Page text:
BACKGROUND & AIMS:
Acute-on-chronic liver failure (ACLF) is the most life-threatening complication of cirrhosis. Prevalence and outcomes of ACLF have recently been described in hospitalized patients with cirrhosis. However, no data is currently available on the prevalence and the risk factors of ACLF in outpatients with cirrhosis. The aim of this study was to evaluate incidence, predictors and outcomes of ACLF in a large cohort of outpatients with cirrhosis.
A total of 466 patients with cirrhosis consecutively evaluated in the outpatient clinic of a tertiary hospital were included and followed up until death and/or liver transplantation for a mean of 45±44months. Data on development of hepatic and extrahepatic organ failures were collected during this period. ACLF was defined and graded according to the EASL-CLIF Consortium definition.
During the follow-up, 118 patients (25%) developed ACLF: 57 grade-1, 33 grade-2 and 28 grade-3. The probability of developing ACLF was 14%, 29%, and 41% at 1year, 5years, and 10years, respectively. In the multivariate analysis, baseline mean arterial pressure (hazard ratio [HR] 0.96; p=0.012), ascites (HR 2.53; p=0.019), model of end-stage liver disease score (HR 1.26; p<0.001) and baseline hemoglobin (HR 0.07; p=0.012) were found to be independent predictors of the development of ACLF at one year. As expected, ACLF was associated with a poor prognosis, with a 3-month probability of transplant-free survival of 56%.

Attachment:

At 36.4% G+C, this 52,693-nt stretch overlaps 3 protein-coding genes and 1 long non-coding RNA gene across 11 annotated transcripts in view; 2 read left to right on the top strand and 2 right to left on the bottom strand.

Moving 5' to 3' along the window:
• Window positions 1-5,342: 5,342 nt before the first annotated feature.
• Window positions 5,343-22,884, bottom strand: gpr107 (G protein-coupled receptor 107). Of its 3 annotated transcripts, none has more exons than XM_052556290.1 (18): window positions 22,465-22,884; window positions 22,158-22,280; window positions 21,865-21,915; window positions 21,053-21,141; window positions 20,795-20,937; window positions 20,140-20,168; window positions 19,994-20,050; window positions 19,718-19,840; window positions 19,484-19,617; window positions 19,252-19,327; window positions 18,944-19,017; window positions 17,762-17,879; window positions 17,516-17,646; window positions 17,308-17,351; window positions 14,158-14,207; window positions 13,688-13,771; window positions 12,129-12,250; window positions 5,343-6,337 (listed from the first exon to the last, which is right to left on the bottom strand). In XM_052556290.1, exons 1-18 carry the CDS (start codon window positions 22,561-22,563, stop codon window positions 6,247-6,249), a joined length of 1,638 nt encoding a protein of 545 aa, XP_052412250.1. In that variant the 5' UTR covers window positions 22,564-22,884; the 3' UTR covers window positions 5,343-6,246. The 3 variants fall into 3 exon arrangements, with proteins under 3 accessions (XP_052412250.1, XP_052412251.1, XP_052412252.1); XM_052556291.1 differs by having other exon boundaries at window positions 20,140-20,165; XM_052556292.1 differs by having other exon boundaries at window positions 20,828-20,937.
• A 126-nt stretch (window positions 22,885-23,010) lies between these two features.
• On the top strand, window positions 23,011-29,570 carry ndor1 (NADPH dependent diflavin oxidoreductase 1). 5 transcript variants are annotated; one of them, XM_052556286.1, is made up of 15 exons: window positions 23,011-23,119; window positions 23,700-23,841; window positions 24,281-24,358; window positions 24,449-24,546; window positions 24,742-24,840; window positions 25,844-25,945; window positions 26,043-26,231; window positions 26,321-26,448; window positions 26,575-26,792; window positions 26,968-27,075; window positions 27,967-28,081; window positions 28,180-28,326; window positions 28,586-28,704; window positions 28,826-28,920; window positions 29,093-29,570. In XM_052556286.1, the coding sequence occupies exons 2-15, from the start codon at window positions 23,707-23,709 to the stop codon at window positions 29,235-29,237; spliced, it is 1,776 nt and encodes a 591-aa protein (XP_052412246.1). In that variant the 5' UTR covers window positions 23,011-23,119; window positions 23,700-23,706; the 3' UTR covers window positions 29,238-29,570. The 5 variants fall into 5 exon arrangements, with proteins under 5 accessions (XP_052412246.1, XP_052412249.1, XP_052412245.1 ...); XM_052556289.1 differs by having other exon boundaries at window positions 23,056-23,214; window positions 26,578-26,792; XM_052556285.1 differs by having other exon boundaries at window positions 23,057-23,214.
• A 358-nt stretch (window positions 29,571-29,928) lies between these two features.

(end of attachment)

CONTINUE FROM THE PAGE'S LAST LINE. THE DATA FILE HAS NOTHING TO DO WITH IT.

Outpatients with cirrhosis have a high risk of developing ACLF. The degree of liver failure and circulatory dysfunction are associated with the development of ACLF, as well as low values of hemoglobin. These simple variables may help to identify patients at a high risk of developing ACLF and to plan a program of close surveillance and prevention in these patients.
There is a need to identify predictors of acute-on-chronic liver failure (ACLF) in patients with cirrhosis in order to identify patients at high risk of developing ACLF and to plan strategies of prevention. In this study, we identified four simple predictors of ACLF: model of end-stage liver disease (MELD) score, ascites, mean arterial pressure and hemoglobin. These variables may help to identify patients with cirrhosis, at a high risk of developing ACLF, that are candidates for new strategies of surveillance and prevention. Anemia is a potential new target for treating these patients.